“I thought (Tampa Bay) and I thought that was going to be my home,” Rasmussen said, “but God had different plans for me.”
He had the second operation in August of 2017, finished his degree and went through the rehab process again in Corvallis. Even while he was unable to pitch, the fans in Corvallis redoubled their support for a player who’d given so much to their community.
“Corvallis is a small town, and everyone knows who the athletes are, which is a really cool feeling and it’s a cool environment to be a part of,” Rasmussen said. “I got a lot of support by the community and people going out of their way to just make sure everything was all right in my life. I was blessed and extremely grateful for that effort.”
Even with two major operations in his past and only scattered innings since his freshman season, scouts had seen Rasmussen’s potential when he had a clean bill of health. He’d blended three pitches, including a high-90s fastball, into a dominating mix that led him to average 13.5 strikeouts per nine innings over 220 collegiate innings.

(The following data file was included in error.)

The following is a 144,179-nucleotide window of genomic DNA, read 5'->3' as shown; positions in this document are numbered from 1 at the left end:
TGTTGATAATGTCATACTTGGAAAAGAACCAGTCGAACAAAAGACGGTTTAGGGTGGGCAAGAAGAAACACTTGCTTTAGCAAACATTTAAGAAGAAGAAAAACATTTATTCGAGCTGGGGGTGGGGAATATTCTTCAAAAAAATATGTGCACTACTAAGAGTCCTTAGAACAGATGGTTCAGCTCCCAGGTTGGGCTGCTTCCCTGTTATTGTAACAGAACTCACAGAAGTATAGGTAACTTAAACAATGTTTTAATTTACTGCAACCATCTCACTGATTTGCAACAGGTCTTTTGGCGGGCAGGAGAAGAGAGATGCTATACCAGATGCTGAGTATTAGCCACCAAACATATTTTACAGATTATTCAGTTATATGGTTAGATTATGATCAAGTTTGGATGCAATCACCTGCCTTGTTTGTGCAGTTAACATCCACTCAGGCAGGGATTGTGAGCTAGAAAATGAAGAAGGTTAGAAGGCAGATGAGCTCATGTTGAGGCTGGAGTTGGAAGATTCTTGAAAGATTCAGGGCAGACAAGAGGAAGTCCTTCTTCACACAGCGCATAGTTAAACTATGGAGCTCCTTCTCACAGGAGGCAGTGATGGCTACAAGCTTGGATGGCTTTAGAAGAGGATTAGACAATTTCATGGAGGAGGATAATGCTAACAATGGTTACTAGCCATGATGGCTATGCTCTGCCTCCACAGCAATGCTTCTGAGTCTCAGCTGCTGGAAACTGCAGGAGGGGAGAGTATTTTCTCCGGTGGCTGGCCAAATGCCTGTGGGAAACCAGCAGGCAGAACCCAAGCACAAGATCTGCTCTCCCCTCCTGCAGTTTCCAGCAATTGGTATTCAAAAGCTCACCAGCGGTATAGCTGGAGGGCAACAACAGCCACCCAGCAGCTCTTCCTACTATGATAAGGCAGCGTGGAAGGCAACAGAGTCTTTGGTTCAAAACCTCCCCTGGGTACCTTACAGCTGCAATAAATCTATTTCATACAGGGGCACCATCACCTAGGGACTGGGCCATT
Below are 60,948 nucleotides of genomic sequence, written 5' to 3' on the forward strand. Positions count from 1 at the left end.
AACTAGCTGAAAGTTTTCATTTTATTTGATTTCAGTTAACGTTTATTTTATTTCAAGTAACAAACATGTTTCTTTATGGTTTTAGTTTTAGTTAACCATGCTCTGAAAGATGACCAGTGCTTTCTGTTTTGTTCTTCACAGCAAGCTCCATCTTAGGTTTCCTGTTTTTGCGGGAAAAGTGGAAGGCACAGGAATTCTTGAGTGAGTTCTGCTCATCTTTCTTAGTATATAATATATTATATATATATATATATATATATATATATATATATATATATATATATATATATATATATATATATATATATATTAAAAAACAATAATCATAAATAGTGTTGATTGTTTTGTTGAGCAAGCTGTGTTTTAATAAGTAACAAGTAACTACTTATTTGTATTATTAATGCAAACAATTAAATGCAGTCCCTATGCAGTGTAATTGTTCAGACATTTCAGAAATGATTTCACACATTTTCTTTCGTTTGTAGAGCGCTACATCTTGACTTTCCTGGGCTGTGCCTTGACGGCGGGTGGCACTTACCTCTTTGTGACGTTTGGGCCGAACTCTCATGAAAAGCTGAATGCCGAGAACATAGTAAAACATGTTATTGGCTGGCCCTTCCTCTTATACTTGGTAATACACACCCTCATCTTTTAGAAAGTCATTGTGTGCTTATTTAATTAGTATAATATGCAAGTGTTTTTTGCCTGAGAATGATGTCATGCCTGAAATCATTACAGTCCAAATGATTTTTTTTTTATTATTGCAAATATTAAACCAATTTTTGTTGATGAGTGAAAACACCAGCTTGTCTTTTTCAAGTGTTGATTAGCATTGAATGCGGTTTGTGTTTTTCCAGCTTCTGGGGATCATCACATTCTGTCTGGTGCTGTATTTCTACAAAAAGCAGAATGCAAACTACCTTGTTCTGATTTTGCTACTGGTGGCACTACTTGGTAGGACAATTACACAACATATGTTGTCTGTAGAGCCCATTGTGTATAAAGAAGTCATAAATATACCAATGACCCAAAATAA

The Brewers pulled Rasmussen’s card in the sixth round of the 2018 draft and helped him complete the rehab process before letting him embark this spring on the first stage of his professional career.
Even before camp broke, it was apparent that Rasmussen’s stuff had returned as powerful as ever.
“In spring training I heard about him, and I’ve never seen more guys behind the backstop during a live BP,” said Joe Ayrault, Rasmussen’s manager at high Class A Carolina. “His teammates, just different pitchers, came out to watch him throw live BP and were like ‘Whoa.’”
After his first four outings—one with low Class A Wisconsin and three with Carolina—it seems safe to say that he’s bringing the same stuff under the lights that he showed on the backfields before the season.